Care and Treatment

How do providers assess hyperemia?

Based on the type of hyperemia, providers or researchers can use different methods to assess it. These methods include:

  • Ultrasound.
  • Near-infrared spectroscopy (a noninvasive way to see how much blood is getting to an organ).
  • Peripheral artery tonometry (a noninvasive way to check vascular function in your fingers).
  • Arterial spin labeling (a way to use magnetic resonance imaging, or MRI, to measure how much blood is getting to your brain’s tissues).
  • Imaging of the eye for conjunctival hyperemia.

Because some kinds of hyperemia don’t need treatment, researchers may use some of these methods more often than healthcare providers who take care of people on a daily basis.

How is hyperemia treated?

You don’t need hyperemia treatment for the functional or active types. You may need treatment for other types of hyperemia, like hormone therapy, antidepressants or gabapentin for hot flashes (vasomotor symptoms) from menopause.

People with conjunctival hyperemia need treatment for what caused it. They may need treatment for:

What can I do at home to treat hyperemia?

When you have hyperemia from a hot flash due to menopause, you can remove a layer of clothing or drink ice water. Having a small fan nearby helps if hot flashes are frequent.

For conjunctival hyperemia from allergies that affect your eyes, you can try over-the-counter (OTC) allergy medicines. If they don’t work, you may need a prescription for an allergy medicine. For mild cases of keratitis, you can use lubricant eye drops. Other people with keratitis need a prescription.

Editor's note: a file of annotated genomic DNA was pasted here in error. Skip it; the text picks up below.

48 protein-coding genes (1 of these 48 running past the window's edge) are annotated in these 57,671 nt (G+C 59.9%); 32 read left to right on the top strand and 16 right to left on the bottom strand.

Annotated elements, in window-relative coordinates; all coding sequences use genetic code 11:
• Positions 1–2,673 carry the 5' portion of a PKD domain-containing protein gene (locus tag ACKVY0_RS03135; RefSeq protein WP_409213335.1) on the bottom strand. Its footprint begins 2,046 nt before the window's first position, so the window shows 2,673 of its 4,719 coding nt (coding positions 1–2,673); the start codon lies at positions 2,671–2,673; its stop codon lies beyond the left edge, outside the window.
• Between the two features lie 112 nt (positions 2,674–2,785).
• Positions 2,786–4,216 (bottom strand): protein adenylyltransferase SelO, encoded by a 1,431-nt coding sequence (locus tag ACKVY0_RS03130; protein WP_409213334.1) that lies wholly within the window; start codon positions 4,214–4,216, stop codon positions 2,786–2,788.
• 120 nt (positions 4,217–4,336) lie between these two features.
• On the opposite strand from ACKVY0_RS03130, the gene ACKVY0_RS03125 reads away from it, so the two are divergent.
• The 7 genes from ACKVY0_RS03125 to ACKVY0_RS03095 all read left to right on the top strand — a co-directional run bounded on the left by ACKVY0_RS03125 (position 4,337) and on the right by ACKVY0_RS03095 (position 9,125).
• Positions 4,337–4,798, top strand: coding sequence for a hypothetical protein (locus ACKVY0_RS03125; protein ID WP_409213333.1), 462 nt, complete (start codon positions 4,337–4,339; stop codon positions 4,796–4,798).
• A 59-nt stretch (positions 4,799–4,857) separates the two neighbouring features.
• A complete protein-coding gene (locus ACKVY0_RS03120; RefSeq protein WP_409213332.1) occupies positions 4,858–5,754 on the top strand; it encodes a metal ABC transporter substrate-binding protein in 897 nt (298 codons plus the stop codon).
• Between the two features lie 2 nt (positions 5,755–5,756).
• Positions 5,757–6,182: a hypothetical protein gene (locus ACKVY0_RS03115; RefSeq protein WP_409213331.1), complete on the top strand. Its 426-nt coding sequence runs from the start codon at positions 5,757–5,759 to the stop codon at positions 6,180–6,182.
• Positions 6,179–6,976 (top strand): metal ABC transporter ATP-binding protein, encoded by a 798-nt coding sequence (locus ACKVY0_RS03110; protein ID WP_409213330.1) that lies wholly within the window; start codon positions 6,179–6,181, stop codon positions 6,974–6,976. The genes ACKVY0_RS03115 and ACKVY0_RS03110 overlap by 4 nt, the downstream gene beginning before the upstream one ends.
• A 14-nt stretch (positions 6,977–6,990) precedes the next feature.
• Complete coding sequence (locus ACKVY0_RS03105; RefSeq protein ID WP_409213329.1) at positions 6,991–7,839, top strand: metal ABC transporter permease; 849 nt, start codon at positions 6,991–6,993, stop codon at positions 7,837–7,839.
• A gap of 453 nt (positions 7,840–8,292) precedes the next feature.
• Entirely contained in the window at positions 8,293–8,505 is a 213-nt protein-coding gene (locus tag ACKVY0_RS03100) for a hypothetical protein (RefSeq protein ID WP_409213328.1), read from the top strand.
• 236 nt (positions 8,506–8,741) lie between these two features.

While you don’t need to treat subconjunctival hemorrhage, you can use artificial tears for it.

You’ll need a prescription for medicines that treat most other eye issues that cause hyperemia.

What are the possible complications or risks of not treating hyperemia?

Without treatment, some conditions that cause conjunctival hyperemia — like glaucoma, uveitis and keratitis — can lead to vision loss.


Can hyperemia be prevented?

You can help prevent conjunctival hyperemia by avoiding the allergen that causes it. Protecting your eyes and keeping your contact lenses clean can help prevent keratitis and subconjunctival hemorrhage.

When To Call the Doctor

When should hyperemia be treated by a doctor or healthcare provider?

If you’re having frequent hot flashes that are bothersome, talk to your healthcare provider about possible medical treatments. If you have redness in the whites of your eyes, contact your provider for an eye exam. They can tell you if you have an eye condition that requires treatment and/or a prescription.

A note from Cleveland Clinic

In many cases, hyperemia isn’t a cause for concern, as it’s generally a natural response of your body. However, if you have red in the whites of your eyes, you can give yourself peace of mind by seeing a healthcare provider. If they give you a prescription, be sure to follow the instructions for using it. In addition to following the schedule they give you, make sure to wash your hands before putting drops in your eyes.

Medically Reviewed

Last reviewed by a Cleveland Clinic medical professional on 05/14/2023.